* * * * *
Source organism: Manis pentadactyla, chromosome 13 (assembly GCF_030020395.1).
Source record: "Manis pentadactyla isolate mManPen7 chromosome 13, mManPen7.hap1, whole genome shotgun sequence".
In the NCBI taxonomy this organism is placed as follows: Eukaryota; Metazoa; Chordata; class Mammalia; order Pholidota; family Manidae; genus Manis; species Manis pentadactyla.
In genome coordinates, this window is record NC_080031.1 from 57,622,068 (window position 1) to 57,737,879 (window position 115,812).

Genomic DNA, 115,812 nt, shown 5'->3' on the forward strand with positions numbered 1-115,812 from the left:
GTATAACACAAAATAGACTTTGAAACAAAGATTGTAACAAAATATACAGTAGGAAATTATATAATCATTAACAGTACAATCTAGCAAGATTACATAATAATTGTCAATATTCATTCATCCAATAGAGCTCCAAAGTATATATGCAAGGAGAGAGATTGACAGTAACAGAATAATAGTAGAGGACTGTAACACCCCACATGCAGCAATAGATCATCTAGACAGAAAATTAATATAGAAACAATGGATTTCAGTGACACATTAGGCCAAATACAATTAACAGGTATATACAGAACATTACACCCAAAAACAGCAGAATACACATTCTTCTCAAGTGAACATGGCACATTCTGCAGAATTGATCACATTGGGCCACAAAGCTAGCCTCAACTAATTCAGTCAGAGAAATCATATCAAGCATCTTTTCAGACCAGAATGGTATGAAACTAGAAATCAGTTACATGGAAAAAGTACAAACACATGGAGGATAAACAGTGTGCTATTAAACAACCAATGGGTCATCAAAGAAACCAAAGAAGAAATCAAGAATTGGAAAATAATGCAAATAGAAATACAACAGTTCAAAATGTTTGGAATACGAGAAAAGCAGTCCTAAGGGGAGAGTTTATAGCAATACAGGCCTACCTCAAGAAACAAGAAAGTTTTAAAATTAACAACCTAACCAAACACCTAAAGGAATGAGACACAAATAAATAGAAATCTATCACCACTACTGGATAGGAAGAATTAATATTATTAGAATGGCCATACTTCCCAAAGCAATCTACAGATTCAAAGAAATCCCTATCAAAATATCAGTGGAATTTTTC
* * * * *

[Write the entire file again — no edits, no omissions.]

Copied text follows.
Source organism: Manis pentadactyla, chromosome 13 (assembly GCF_030020395.1).
Source record: "Manis pentadactyla isolate mManPen7 chromosome 13, mManPen7.hap1, whole genome shotgun sequence".
In the NCBI taxonomy this organism is placed as follows: Eukaryota; Metazoa; Chordata; class Mammalia; order Pholidota; family Manidae; genus Manis; species Manis pentadactyla.
In genome coordinates, this window is record NC_080031.1 from 57,622,068 (window position 1) to 57,737,879 (window position 115,812).

Genomic DNA, 115,812 nt, shown 5'->3' on the forward strand with positions numbered 1-115,812 from the left:
GTATAACACAAAATAGACTTTGAAACAAAGATTGTAACAAAATATACAGTAGGAAATTATATAATCATTAACAGTACAATCTAGCAAGATTACATAATAATTGTCAATATTCATTCATCCAATAGAGCTCCAAAGTATATATGCAAGGAGAGAGATTGACAGTAACAGAATAATAGTAGAGGACTGTAACACCCCACATGCAGCAATAGATCATCTAGACAGAAAATTAATATAGAAACAATGGATTTCAGTGACACATTAGGCCAAATACAATTAACAGGTATATACAGAACATTACACCCAAAAACAGCAGAATACACATTCTTCTCAAGTGAACATGGCACATTCTGCAGAATTGATCACATTGGGCCACAAAGCTAGCCTCAACTAATTCAGTCAGAGAAATCATATCAAGCATCTTTTCAGACCAGAATGGTATGAAACTAGAAATCAGTTACATGGAAAAAGTACAAACACATGGAGGATAAACAGTGTGCTATTAAACAACCAATGGGTCATCAAAGAAACCAAAGAAGAAATCAAGAATTGGAAAATAATGCAAATAGAAATACAACAGTTCAAAATGTTTGGAATACGAGAAAAGCAGTCCTAAGGGGAGAGTTTATAGCAATACAGGCCTACCTCAAGAAACAAGAAAGTTTTAAAATTAACAACCTAACCAAACACCTAAAGGAATGAGACACAAATAAATAGAAATCTATCACCACTACTGGATAGGAAGAATTAATATTATTAGAATGGCCATACTTCCCAAAGCAATCTACAGATTCAAAGAAATCCCTATCAAAATATCAGTGGAATTTTTC